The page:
Like the myriad scientific disciplines that Universe Today has examined during this series, cosmochemistry succeeds because of its multidisciplinary nature that contributes to the goal of answering some of the universe’s most difficult questions. Dr. Ogliore emphasizes that analyzing laboratory samples involves a multitude of scientific knowledge to understand what researchers are observing within each sample and the processes responsible for creating them. Additionally, this also includes the sample return missions mentioned above and hundreds to thousands of scientists and engineers participating in each mission. So, what advice can Dr. Ogliore offer future students who want to pursue cosmochemistry?

“Biology, chemistry, geology, physics, mathematics, electronics – you need it all!” Ogliore told Universe Today. “If you like constantly learning new things, then planetary science is for you. It’s good to get a very broad education. This will serve you well in a number of careers, but it’s especially true of planetary science and cosmochemistry. I understand working with people who study volcanoes and mathematicians who work on chaotic motion. How cool is that?!”

Considering all of this, cosmochemistry is an extremely challenging and rewarding field of study to try to answer some of the most difficult and long-standing questions about the processes responsible for the existence of celestial bodies in the solar system and beyond, including stars, planets, moons. , meteorites and comets, as well as how life emerged on our little blue world. As noted, cosmochemistry perfectly summarizes Carl Sagan’s famous quote: “The cosmos is within us. We are made of stellar matter. We are a way for the cosmos to know itself.” It is through cosmochemistry and the analysis of meteorites and other returned samples that allows researchers to slowly move forward to answer what constitutes life and where we can find it.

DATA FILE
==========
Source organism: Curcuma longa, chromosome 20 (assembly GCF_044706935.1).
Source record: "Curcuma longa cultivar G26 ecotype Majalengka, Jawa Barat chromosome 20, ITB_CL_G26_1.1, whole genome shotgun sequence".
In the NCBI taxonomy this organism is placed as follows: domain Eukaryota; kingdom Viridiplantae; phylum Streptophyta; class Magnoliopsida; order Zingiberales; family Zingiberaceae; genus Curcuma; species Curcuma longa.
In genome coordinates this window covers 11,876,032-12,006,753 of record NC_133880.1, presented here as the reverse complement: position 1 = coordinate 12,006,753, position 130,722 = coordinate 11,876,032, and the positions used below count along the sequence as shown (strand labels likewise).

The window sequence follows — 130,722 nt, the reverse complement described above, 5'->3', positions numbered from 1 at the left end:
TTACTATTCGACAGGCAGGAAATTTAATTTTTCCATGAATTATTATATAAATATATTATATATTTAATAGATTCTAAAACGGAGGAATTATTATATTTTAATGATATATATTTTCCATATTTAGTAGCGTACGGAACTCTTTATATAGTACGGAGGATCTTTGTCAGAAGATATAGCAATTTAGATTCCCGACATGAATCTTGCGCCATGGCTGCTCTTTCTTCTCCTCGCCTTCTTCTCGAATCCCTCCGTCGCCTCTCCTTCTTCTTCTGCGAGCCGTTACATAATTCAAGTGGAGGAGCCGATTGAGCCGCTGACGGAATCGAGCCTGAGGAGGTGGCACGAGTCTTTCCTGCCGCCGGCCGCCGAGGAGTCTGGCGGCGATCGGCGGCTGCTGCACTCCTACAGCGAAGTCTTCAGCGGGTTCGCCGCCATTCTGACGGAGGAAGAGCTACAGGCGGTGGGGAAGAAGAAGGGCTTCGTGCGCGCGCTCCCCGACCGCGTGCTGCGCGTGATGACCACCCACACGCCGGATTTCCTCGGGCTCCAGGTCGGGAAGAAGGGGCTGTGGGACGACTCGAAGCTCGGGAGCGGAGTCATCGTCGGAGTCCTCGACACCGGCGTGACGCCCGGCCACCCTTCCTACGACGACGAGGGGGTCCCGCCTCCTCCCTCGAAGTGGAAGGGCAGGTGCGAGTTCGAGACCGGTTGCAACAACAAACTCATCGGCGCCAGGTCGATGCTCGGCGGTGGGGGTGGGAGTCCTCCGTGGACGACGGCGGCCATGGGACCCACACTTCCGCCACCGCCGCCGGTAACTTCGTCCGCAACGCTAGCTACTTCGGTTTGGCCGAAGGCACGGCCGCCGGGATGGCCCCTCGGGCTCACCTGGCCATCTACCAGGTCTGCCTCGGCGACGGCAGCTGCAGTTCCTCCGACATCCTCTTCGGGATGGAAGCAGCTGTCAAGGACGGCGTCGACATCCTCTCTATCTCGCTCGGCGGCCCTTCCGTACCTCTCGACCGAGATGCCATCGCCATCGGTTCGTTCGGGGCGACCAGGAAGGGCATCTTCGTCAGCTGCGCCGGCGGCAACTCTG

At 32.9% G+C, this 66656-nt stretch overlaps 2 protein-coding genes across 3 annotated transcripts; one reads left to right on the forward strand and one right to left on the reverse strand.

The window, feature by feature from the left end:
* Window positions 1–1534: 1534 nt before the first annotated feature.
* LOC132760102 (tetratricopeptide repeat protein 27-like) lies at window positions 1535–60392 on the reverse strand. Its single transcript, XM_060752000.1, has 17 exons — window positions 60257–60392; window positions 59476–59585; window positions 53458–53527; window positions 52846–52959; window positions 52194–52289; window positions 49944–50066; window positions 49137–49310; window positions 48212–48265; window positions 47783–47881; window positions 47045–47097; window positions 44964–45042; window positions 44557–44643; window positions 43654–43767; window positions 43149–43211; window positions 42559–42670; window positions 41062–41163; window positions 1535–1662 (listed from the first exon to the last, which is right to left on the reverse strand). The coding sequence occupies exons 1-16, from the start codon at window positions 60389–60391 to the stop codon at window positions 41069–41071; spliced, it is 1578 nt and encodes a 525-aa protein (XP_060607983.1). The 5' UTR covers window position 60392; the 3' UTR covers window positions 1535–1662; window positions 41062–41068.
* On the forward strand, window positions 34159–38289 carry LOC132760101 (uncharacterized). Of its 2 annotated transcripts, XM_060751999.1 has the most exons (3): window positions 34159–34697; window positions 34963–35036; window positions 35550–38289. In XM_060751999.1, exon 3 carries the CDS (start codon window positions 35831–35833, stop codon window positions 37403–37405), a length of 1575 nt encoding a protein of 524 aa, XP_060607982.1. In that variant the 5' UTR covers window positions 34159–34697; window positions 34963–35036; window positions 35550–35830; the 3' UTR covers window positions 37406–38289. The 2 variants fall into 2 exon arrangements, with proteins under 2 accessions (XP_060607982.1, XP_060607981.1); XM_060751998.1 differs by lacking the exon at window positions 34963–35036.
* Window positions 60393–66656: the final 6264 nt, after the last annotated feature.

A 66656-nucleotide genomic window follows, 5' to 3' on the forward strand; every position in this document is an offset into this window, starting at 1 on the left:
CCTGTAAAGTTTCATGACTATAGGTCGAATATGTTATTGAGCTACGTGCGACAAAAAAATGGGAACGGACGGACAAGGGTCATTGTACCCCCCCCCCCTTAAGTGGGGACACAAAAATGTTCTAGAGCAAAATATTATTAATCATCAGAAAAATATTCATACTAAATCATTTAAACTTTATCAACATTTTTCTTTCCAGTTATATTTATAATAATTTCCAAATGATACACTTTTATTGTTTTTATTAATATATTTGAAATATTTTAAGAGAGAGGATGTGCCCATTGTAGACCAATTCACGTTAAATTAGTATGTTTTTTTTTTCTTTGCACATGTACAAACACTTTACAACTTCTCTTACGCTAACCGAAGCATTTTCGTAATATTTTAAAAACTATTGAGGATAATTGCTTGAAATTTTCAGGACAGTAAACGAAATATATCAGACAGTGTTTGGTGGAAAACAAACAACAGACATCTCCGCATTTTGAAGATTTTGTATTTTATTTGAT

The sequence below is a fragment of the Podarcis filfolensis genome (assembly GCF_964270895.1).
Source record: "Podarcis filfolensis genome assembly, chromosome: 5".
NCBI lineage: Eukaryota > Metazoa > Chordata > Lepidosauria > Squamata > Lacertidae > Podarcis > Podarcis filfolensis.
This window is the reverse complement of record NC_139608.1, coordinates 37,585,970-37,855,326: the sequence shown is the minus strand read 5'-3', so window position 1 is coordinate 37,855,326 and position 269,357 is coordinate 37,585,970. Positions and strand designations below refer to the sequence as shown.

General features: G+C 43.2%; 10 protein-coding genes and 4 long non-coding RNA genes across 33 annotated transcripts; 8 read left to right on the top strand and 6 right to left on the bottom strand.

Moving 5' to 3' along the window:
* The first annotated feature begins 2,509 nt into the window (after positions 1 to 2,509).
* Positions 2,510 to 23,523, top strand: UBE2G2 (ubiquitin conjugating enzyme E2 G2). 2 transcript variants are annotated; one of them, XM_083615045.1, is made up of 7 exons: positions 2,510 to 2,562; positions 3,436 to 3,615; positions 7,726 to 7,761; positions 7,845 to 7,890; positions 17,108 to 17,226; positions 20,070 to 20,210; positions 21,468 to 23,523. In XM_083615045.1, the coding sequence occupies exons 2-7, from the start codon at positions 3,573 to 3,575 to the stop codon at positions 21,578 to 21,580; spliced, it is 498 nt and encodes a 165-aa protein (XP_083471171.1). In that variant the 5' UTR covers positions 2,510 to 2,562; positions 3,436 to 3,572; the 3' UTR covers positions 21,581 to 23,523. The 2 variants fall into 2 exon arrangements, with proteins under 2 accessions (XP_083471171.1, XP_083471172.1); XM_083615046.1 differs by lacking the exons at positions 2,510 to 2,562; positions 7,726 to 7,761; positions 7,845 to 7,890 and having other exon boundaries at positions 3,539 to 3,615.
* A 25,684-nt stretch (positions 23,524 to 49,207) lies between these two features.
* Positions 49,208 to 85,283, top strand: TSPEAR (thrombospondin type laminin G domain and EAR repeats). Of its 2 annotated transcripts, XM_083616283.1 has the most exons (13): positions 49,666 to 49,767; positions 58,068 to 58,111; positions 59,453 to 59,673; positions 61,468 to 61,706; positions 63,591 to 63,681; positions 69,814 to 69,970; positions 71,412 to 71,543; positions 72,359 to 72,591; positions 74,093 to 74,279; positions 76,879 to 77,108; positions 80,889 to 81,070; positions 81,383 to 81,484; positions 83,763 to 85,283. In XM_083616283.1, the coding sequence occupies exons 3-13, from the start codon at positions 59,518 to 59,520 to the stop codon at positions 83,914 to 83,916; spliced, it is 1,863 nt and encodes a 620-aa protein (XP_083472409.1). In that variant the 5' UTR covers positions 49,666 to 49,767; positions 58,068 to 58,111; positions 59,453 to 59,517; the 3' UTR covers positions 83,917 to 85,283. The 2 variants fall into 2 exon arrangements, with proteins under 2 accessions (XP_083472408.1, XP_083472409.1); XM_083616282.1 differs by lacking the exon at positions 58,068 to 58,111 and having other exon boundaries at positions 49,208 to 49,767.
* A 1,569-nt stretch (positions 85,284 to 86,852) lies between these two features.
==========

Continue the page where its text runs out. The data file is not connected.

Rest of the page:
“Meteorites are the most spectacular record of nature known to humanity,” Dr. Ogliore told Universe Today. “We have rocks from Mars, the Moon, volcanic worlds, the asteroid Vesta and dozens of other worlds. Iron meteorites are the cores of dismembered planets. These rocks record processes that occurred four and a half billion years ago and fell to Earth in a blazing fireball traveling at kilometers per second. You can follow several blogs that track fireballs and even calculate areas where meteorites may have fallen. If you have the opportunity, try to find one of these recently fallen meteorites. The chances They’re big, but it’s worth trying. I haven’t found a meteorite yet, but it’s a life goal of mine.